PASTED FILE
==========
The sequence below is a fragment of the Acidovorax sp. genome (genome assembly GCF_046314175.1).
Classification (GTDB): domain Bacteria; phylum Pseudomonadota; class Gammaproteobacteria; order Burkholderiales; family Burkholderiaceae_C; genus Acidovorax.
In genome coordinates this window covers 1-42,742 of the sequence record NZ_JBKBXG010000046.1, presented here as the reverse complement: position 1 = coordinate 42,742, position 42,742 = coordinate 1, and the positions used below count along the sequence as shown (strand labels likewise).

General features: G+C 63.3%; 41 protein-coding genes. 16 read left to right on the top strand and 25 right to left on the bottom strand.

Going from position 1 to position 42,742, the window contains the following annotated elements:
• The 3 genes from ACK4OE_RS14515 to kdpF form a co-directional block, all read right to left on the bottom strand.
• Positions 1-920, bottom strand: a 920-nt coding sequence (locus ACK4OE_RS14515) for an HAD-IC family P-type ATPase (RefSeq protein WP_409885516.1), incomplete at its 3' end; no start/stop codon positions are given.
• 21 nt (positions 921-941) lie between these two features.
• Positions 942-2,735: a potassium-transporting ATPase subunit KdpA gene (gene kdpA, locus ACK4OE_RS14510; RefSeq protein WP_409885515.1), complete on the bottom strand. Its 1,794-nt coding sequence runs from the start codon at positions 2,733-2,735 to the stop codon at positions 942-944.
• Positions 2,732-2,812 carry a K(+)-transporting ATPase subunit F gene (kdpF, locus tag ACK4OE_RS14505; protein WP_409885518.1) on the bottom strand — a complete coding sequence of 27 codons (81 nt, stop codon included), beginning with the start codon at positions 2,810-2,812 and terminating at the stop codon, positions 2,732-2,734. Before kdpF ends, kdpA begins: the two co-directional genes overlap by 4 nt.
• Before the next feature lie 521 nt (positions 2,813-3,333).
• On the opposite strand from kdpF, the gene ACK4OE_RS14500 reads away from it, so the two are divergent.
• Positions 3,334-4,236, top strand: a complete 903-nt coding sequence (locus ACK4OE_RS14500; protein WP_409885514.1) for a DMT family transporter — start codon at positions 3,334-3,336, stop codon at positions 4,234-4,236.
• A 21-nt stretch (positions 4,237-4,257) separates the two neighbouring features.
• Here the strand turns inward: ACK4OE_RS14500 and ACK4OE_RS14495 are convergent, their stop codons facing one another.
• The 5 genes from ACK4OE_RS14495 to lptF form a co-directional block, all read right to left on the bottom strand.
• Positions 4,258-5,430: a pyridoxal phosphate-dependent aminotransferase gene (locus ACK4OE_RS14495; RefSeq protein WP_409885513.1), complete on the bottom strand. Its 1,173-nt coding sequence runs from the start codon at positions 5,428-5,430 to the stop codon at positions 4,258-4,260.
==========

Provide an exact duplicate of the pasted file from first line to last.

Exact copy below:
The sequence below is a fragment of the Acidovorax sp. genome (genome assembly GCF_046314175.1).
Classification (GTDB): domain Bacteria; phylum Pseudomonadota; class Gammaproteobacteria; order Burkholderiales; family Burkholderiaceae_C; genus Acidovorax.
In genome coordinates this window covers 1-42,742 of the sequence record NZ_JBKBXG010000046.1, presented here as the reverse complement: position 1 = coordinate 42,742, position 42,742 = coordinate 1, and the positions used below count along the sequence as shown (strand labels likewise).

General features: G+C 63.3%; 41 protein-coding genes. 16 read left to right on the top strand and 25 right to left on the bottom strand.

Going from position 1 to position 42,742, the window contains the following annotated elements:
• The 3 genes from ACK4OE_RS14515 to kdpF form a co-directional block, all read right to left on the bottom strand.
• Positions 1-920, bottom strand: a 920-nt coding sequence (locus ACK4OE_RS14515) for an HAD-IC family P-type ATPase (RefSeq protein WP_409885516.1), incomplete at its 3' end; no start/stop codon positions are given.
• 21 nt (positions 921-941) lie between these two features.
• Positions 942-2,735: a potassium-transporting ATPase subunit KdpA gene (gene kdpA, locus ACK4OE_RS14510; RefSeq protein WP_409885515.1), complete on the bottom strand. Its 1,794-nt coding sequence runs from the start codon at positions 2,733-2,735 to the stop codon at positions 942-944.
• Positions 2,732-2,812 carry a K(+)-transporting ATPase subunit F gene (kdpF, locus tag ACK4OE_RS14505; protein WP_409885518.1) on the bottom strand — a complete coding sequence of 27 codons (81 nt, stop codon included), beginning with the start codon at positions 2,810-2,812 and terminating at the stop codon, positions 2,732-2,734. Before kdpF ends, kdpA begins: the two co-directional genes overlap by 4 nt.
• Before the next feature lie 521 nt (positions 2,813-3,333).
• On the opposite strand from kdpF, the gene ACK4OE_RS14500 reads away from it, so the two are divergent.
• Positions 3,334-4,236, top strand: a complete 903-nt coding sequence (locus ACK4OE_RS14500; protein WP_409885514.1) for a DMT family transporter — start codon at positions 3,334-3,336, stop codon at positions 4,234-4,236.
• A 21-nt stretch (positions 4,237-4,257) separates the two neighbouring features.
• Here the strand turns inward: ACK4OE_RS14500 and ACK4OE_RS14495 are convergent, their stop codons facing one another.
• The 5 genes from ACK4OE_RS14495 to lptF form a co-directional block, all read right to left on the bottom strand.
• Positions 4,258-5,430: a pyridoxal phosphate-dependent aminotransferase gene (locus ACK4OE_RS14495; RefSeq protein WP_409885513.1), complete on the bottom strand. Its 1,173-nt coding sequence runs from the start codon at positions 5,428-5,430 to the stop codon at positions 4,258-4,260.